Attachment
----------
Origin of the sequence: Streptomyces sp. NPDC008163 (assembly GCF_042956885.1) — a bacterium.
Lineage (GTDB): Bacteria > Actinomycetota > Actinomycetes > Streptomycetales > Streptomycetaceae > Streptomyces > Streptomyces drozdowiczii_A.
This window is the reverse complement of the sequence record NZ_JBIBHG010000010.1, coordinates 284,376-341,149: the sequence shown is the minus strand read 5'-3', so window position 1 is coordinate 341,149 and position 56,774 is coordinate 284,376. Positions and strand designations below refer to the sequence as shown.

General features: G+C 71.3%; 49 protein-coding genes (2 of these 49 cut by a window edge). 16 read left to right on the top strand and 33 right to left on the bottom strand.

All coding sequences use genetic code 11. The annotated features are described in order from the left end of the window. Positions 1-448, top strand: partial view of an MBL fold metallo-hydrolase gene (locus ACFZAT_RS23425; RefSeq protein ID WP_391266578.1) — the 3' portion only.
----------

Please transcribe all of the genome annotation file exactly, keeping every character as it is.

Origin of the sequence: Streptomyces sp. NPDC008163 (assembly GCF_042956885.1) — a bacterium.
Lineage (GTDB): Bacteria > Actinomycetota > Actinomycetes > Streptomycetales > Streptomycetaceae > Streptomyces > Streptomyces drozdowiczii_A.
This window is the reverse complement of the sequence record NZ_JBIBHG010000010.1, coordinates 284,376-341,149: the sequence shown is the minus strand read 5'-3', so window position 1 is coordinate 341,149 and position 56,774 is coordinate 284,376. Positions and strand designations below refer to the sequence as shown.

General features: G+C 71.3%; 49 protein-coding genes (2 of these 49 cut by a window edge). 16 read left to right on the top strand and 33 right to left on the bottom strand.

All coding sequences use genetic code 11. The annotated features are described in order from the left end of the window. Positions 1-448, top strand: partial view of an MBL fold metallo-hydrolase gene (locus ACFZAT_RS23425; RefSeq protein ID WP_391266578.1) — the 3' portion only.